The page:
SEO. The mere sight and sound of it makes some solopreneurs and small business owners cringe. Yes, we want our websites to be found by search engines. No, we don’t want to spend a gazillion dollars to make that happen. Yes, it’s all very confusing! So what’s a solopreneur or freelancer to do?
I’ve had the opportunity to get some answers to a few solopreneur-focused SEO questions from Ashley Verrill, Market Analyst at Software Advice. I think her insight and practical tips will give you a better understanding of SEO – and a firmer grasp on what elements of SEO are within your control.
What would you say are the top 3 things solopreneurs/freelance professionals can do on their own to improve their SEO?
Like I said, SEO is changing all of the time, and no one really knows “the answer” to cracking the Google algorithm. But there are definitely three things I can say are valuable for any website right now. These would be in addition to making sure all of the pages on your website are optimized for keywords that drive really relevant traffic, avoiding duplicate content, and maintaining the order of your website infrastructure.
One, would be building links from highly-authoritative websites (e.g. big media) and websites that are highly-relevant to your market and industry. These links should be natural (a link in the comment section of an article doesn’t count). The second most valuable thing right now would be website engagement. So ensuring that a healthy proportion of your website visitors stay on site, click to other pages, and interact with things on the page (rather than immediately navigating away). This signals to Google that you are a real business, and you are providing information and services that people actually want. This is where blogs play a big role. Not only do they drive traffic, but they drive visitors that actually stick.
The last factor is social media signals, for a lot of the same reasons as onsite engagement. Every time someone shares something from your website, it’s like a vote to Google for your authority (similar to how they count links, but not in the same way, at least not yet). Again, this is another place where your blog (and other content, e.g. infographics, eBooks, Webinars, etc.) will really determine your success.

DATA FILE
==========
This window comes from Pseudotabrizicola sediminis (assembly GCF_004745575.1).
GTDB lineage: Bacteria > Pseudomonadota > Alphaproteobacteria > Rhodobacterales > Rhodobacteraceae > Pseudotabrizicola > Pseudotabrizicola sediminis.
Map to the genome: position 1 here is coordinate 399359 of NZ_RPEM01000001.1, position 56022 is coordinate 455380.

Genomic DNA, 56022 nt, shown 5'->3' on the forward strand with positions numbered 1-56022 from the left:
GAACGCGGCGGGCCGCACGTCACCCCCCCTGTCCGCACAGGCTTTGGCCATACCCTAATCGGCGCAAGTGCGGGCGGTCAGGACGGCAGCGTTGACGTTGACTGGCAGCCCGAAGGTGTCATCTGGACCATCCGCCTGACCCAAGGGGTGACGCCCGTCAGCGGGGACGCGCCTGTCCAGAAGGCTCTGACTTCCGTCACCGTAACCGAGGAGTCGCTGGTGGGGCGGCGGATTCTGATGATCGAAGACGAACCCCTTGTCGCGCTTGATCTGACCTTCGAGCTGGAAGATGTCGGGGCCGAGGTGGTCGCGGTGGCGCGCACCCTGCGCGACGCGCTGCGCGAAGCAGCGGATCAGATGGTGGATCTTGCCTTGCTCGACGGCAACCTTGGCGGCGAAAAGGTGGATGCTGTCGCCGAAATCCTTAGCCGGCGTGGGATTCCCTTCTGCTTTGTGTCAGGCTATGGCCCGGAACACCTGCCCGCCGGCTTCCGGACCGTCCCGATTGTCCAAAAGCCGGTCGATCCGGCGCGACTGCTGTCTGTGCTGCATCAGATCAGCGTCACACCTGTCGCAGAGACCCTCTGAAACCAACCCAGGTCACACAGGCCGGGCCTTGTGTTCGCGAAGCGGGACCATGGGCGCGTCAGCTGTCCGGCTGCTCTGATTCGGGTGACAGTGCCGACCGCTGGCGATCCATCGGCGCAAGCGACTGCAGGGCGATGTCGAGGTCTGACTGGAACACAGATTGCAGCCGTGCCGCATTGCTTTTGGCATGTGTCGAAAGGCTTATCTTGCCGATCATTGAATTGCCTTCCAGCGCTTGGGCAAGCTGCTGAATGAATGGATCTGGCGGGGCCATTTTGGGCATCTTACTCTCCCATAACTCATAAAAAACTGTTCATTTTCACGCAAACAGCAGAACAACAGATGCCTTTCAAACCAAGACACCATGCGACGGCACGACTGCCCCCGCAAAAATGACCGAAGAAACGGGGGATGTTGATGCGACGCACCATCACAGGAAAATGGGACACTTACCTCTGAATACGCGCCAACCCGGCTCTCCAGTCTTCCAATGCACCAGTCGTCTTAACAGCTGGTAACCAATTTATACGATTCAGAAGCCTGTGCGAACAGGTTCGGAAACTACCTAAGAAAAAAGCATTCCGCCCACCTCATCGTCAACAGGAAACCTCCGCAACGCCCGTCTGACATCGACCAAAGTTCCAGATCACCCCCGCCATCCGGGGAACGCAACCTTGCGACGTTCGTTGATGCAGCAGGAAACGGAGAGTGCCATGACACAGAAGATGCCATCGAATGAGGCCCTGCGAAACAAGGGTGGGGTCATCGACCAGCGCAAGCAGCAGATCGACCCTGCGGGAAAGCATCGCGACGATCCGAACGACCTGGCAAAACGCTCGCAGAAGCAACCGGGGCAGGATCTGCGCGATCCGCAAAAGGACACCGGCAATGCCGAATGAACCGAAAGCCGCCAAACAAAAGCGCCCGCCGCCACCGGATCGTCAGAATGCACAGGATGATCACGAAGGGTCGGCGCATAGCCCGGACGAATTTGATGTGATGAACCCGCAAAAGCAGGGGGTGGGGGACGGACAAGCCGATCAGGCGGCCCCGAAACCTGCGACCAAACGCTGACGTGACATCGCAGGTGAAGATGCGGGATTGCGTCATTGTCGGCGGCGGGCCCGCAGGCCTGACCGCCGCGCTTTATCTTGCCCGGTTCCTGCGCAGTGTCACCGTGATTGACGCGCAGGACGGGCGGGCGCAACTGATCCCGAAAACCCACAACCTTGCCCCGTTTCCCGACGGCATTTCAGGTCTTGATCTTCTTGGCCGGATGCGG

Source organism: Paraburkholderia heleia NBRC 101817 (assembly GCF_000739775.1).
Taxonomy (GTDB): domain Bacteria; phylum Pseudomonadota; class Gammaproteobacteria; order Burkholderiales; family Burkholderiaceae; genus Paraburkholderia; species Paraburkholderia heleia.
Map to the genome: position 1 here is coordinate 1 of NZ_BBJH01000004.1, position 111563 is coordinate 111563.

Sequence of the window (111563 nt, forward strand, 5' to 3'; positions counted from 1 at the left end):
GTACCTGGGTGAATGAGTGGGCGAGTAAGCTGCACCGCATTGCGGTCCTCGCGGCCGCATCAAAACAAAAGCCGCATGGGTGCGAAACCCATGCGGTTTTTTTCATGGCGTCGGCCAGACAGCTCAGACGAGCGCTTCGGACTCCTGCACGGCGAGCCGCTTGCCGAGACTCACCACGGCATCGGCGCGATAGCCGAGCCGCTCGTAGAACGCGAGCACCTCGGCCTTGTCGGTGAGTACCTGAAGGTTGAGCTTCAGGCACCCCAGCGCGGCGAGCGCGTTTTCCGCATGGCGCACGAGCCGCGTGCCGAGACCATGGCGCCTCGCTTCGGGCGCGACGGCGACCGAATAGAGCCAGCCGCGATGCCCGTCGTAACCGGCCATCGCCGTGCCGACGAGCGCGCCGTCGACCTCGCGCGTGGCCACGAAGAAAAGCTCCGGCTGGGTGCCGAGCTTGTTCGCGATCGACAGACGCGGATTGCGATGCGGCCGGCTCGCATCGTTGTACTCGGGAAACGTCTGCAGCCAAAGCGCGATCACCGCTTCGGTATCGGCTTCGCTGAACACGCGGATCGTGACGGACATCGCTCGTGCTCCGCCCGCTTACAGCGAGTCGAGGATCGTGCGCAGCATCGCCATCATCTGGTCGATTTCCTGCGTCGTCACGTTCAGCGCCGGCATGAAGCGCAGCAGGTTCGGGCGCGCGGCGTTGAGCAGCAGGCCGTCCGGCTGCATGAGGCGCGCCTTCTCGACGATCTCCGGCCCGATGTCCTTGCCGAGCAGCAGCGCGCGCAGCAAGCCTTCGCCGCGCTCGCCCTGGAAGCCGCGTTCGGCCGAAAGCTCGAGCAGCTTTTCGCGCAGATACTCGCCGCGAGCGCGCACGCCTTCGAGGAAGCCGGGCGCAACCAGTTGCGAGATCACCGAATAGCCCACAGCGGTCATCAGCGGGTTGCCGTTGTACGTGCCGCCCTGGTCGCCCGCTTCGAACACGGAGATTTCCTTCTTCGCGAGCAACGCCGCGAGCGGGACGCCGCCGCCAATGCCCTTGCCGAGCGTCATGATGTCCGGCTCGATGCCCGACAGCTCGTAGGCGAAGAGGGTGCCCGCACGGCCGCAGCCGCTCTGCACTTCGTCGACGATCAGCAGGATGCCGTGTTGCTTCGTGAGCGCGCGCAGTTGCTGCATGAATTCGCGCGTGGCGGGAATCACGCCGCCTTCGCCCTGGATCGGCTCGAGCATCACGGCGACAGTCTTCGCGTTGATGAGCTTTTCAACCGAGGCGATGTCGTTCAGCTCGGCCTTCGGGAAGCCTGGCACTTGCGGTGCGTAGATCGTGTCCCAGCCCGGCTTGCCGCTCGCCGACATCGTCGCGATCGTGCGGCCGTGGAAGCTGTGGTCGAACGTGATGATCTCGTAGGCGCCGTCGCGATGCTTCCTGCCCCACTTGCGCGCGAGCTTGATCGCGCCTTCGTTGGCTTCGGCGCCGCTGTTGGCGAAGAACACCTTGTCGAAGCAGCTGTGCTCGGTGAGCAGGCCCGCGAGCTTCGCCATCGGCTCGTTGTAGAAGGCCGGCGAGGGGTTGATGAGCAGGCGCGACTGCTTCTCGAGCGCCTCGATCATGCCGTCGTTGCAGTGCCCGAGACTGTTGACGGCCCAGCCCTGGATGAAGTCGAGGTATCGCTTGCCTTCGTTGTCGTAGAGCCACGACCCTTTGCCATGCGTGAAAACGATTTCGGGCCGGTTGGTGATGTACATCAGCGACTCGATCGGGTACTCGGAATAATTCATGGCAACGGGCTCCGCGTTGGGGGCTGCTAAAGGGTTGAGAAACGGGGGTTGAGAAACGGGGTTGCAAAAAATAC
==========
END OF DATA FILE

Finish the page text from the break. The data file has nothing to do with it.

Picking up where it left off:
The frequency is not as important as the content. You can publish 20 blogs a week and never move the needle. You need content that is unique, valuable and relevant to your business. Google wants to see that you are driving relevant people to your website. If you’re just starting out, I would say do some keyword research around your ideal buyer’s biggest pain points, and use those as guides for finding the right topic. You won’t really know what’s successful until you have some data, so you’ll just need to start publishing. Watch your analytics to see which articles and topics get the most visits, shares, and time on page. Continue to write more about the most popular topics and make sure you’re adding to the conversation (not just regurgitating what other people have said).
Is “link building” still a valid way to build up your SEO mojo? What’s the best way to go about it?
Absolutely, but what we are learning is that it’s not about quantity of links as much as quality. The best way to get links is really just turning into good marketing. Create something valuable, promote it to key journalists, get a writeup, and that will organically produce links as other people read and share the article. We’ve had a lot of luck with original research. These are really easy to write about (people love data) and it’s natural to link to us because we are the source of the information.
Social media seems to play a BIG role in SEO. What recommendations can you make to solopreneurs/freelance professionals for optimizing how they use social media to improve their website ranking?
Make sure that you are participating in the the right communities and have relationships with the heavy hitters. Klout is great for finding the most influential people in your industry. Find them, and gather in the same communities they do. Sometimes the best method is to look at who’s doing it best in your community, then mimic everything they do. Also, you need ammunition, so again, really quality content is crucial. You need to give people a reason to follow you, and share your content. Also, return the favor. If someone likes your articles, find another time to go and comment on something they posted (and make sure it’s more than “great article”). You need to prove that you’ve actually read what they posted and have something insightful to say about it.
Ashley Verrill is a Market Analyst at Software Advice, as well the Managing Editor for the Customer Service Investigator blog. She has spent the last seven years reporting and writing business news and strategy features, including articles for GigaOM and CIO.com. Her work has also been cited in myriad publications including Forbes, the New York Times and Inc. Previous to her current roll, she worked for five years as a Web Editor and Reporter for the Upstart Business Journal, the Austin Business Journal and the North Bay Business Journal. She also spend time in sales management and advertising with an Austin-based startup. She graduated from the University of Texas graduate with a bachelor’s degree in journalism.
You can follow her on Twitter at: @CRMAdvice
Image courtesy of stuart miles / FreeDigitalPhotos.net
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